NEW YORK (Reuters) — At least one in four small- and medium-sized United States businesses said they scaled back on investment and hiring in late 2012 due to worries about the fiscal cliff, according to a survey by Vistage.
Nearly one-third of chief executives polled said they had invested less because of concerns about automatic spending cuts and tax hikes that would have gone into effect from January without the last-minute deal that was struck in Washington.
Nearly 30 per cent said they had hired fewer people for the same reason, according to the survey of 1,601 small and medium-sized U.S. businesses.
Lawmakers in Washington narrowly avoided the full impact of the cliff, with President Barack Obama signing a deal on Jan. 2 after months of wrangling. But tough decisions about spending cuts still need to be thrashed out.
One-fifth of executives in the Vistage survey said they were likely to reduce spending over the next year, the highest level since mid-2009 and up from 15 per cent in the previous survey at end of the third quarter.
Slightly more than one-third of respondents said economic uncertainty was the most significant business issue they face, and 11 per cent identified political uncertainty.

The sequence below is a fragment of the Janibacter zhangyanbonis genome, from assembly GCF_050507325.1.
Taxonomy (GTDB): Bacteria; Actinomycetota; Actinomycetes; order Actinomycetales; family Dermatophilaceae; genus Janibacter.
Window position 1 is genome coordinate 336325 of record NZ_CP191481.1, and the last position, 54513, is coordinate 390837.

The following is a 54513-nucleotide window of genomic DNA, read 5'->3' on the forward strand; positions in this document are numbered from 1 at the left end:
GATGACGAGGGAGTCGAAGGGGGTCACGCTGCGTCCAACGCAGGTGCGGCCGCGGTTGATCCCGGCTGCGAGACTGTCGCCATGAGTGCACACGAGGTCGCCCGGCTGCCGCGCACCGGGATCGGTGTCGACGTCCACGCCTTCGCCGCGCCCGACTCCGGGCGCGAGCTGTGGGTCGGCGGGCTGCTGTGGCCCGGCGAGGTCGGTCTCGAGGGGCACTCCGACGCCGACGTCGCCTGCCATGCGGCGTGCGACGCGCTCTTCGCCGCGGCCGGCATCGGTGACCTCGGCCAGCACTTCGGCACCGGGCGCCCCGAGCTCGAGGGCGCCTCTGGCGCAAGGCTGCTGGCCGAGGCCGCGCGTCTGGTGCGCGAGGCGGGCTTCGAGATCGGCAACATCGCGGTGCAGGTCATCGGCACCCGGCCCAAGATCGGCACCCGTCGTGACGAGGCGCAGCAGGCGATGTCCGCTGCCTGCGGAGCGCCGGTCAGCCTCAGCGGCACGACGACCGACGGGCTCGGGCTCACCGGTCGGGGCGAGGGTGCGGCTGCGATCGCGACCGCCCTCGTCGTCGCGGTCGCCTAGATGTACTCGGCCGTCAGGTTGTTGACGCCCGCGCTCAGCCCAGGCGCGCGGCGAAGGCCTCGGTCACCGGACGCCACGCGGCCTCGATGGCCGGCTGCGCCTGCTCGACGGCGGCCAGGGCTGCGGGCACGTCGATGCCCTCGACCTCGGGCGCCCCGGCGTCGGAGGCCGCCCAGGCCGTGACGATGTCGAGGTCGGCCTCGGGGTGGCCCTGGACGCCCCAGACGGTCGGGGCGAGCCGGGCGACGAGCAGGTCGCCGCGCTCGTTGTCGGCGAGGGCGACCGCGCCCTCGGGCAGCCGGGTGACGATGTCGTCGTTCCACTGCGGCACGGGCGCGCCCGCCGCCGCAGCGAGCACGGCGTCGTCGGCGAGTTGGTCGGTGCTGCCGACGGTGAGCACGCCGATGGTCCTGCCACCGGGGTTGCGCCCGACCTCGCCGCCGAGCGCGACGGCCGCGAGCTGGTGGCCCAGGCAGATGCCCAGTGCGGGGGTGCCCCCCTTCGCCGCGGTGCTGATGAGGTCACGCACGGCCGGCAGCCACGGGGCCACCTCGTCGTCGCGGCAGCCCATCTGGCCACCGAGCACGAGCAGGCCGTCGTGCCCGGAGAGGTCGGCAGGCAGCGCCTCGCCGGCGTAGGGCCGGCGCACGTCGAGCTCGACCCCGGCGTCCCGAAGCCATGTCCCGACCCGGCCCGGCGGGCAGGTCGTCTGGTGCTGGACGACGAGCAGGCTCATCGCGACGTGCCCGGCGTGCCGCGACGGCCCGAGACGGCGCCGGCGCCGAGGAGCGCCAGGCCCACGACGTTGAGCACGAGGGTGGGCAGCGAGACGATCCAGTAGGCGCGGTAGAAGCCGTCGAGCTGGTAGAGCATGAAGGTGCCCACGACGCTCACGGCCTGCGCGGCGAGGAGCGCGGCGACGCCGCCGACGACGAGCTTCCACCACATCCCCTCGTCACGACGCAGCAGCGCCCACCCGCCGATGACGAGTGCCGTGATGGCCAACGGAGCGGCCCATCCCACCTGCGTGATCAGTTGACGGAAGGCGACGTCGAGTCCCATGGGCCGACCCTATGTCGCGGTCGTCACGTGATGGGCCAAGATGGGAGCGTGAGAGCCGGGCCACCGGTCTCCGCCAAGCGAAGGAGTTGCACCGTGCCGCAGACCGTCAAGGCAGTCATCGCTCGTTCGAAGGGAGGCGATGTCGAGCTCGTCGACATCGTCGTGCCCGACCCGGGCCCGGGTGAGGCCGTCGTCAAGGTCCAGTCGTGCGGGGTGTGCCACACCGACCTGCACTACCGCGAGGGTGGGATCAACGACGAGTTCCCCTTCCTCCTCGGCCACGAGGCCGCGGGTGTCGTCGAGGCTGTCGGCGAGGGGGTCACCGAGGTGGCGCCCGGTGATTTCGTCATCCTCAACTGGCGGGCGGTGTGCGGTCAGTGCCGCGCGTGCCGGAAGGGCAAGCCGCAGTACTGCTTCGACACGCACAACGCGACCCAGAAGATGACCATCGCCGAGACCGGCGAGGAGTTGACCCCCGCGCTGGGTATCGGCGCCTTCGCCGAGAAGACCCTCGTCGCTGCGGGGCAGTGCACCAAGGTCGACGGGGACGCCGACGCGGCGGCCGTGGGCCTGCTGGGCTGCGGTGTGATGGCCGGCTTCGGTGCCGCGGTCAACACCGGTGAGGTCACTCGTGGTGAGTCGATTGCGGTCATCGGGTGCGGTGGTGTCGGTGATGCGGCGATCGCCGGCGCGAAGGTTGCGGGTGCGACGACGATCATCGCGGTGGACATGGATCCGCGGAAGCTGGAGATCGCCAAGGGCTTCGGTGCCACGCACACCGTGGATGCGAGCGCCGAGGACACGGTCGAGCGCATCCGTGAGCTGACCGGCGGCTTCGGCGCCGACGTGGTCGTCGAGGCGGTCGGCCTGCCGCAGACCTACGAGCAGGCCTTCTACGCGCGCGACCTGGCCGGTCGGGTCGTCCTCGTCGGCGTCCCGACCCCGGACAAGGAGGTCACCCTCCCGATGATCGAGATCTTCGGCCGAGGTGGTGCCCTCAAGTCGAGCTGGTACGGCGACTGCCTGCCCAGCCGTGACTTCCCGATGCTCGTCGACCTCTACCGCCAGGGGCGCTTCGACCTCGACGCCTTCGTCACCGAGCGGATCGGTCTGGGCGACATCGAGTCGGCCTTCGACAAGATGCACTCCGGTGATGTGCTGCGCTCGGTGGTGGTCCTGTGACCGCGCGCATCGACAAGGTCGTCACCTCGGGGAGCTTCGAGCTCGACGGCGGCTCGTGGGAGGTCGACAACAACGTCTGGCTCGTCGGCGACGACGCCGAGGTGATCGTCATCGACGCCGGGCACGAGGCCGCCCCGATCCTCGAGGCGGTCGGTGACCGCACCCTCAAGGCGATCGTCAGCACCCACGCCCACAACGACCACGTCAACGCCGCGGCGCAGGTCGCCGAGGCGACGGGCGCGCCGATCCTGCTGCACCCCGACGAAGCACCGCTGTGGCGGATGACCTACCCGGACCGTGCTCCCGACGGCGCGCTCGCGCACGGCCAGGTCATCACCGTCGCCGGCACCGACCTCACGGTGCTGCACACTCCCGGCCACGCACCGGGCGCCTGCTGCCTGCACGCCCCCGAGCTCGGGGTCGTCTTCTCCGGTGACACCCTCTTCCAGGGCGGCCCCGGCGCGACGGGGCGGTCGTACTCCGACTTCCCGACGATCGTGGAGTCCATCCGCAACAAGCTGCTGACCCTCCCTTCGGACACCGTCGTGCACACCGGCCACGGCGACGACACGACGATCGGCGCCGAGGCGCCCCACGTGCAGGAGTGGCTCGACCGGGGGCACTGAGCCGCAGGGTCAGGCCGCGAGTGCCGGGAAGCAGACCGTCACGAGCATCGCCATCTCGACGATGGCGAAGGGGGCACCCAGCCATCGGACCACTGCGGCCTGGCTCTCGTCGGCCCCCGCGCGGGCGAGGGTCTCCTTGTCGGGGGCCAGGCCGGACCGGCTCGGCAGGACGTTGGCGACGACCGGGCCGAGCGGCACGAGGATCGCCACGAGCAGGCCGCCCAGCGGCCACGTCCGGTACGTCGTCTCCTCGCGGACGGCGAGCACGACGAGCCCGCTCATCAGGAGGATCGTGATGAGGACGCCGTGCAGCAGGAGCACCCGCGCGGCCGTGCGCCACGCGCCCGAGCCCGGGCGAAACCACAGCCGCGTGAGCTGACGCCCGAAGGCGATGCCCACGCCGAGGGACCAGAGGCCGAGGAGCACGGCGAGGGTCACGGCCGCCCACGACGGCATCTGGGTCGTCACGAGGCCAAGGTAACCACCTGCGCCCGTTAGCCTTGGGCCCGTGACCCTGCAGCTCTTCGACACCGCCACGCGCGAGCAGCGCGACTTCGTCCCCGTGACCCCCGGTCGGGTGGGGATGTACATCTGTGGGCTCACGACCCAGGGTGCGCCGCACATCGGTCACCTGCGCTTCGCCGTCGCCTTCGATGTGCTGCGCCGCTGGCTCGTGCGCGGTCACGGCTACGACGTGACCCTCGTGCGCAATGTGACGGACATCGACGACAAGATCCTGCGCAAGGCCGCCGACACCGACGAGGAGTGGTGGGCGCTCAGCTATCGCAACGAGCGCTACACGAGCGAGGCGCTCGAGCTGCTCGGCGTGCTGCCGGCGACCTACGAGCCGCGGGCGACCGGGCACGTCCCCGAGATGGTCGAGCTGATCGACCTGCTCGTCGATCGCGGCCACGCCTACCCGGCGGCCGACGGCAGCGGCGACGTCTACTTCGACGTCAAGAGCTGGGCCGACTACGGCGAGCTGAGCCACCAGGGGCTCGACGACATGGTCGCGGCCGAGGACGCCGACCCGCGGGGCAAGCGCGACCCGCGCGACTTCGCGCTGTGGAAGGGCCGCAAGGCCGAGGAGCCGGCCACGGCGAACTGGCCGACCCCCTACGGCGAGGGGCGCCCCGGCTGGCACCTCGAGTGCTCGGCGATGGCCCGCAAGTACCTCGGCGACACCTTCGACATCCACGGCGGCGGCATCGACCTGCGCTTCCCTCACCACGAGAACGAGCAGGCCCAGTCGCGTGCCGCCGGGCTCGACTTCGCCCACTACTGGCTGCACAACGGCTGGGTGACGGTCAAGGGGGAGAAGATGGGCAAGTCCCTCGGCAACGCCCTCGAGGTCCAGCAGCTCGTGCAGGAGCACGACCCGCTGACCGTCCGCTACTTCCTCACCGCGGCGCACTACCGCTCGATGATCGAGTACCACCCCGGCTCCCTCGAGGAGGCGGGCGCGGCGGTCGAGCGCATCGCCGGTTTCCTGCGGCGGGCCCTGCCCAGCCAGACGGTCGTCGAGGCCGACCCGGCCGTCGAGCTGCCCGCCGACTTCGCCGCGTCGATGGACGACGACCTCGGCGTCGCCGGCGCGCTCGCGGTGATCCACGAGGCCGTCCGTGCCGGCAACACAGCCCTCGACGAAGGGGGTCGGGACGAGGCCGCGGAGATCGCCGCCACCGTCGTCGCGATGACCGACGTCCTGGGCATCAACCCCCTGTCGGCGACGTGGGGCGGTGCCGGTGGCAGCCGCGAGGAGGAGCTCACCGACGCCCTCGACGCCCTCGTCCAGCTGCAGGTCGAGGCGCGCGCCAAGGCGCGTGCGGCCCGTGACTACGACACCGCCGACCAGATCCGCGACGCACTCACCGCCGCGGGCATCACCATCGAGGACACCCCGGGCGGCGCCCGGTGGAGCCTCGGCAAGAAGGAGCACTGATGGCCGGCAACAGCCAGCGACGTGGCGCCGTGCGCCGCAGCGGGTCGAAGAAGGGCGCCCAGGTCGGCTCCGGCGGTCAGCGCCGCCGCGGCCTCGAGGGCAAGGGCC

More than one-third said overall economic conditions in the U.S. had improved over the last year, compared with 47 per cent who said they were "about the same." More than 40 per cent expected the next 12 months to remain about the same, 26 per cent foresaw better conditions and 30 per cent feared they would be worse.
Vistage's overall CEO Confidence Index fell for the third straight quarter to 87 in the fourth quarter of 2012, down from 89 in the previous three months and 98.8 one year ago.
As the U.S. economy gradually recovers, the fiscal fight in Washington remains unfinished. Businesses will be watching negotiations over raising the federal government debt ceiling in the coming weeks, which will revisit spending and taxes.
Slightly more than one in 10 CEOs expect to shed employees. The rest were roughly split between those increasing or maintaining their staff levels, found the survey.
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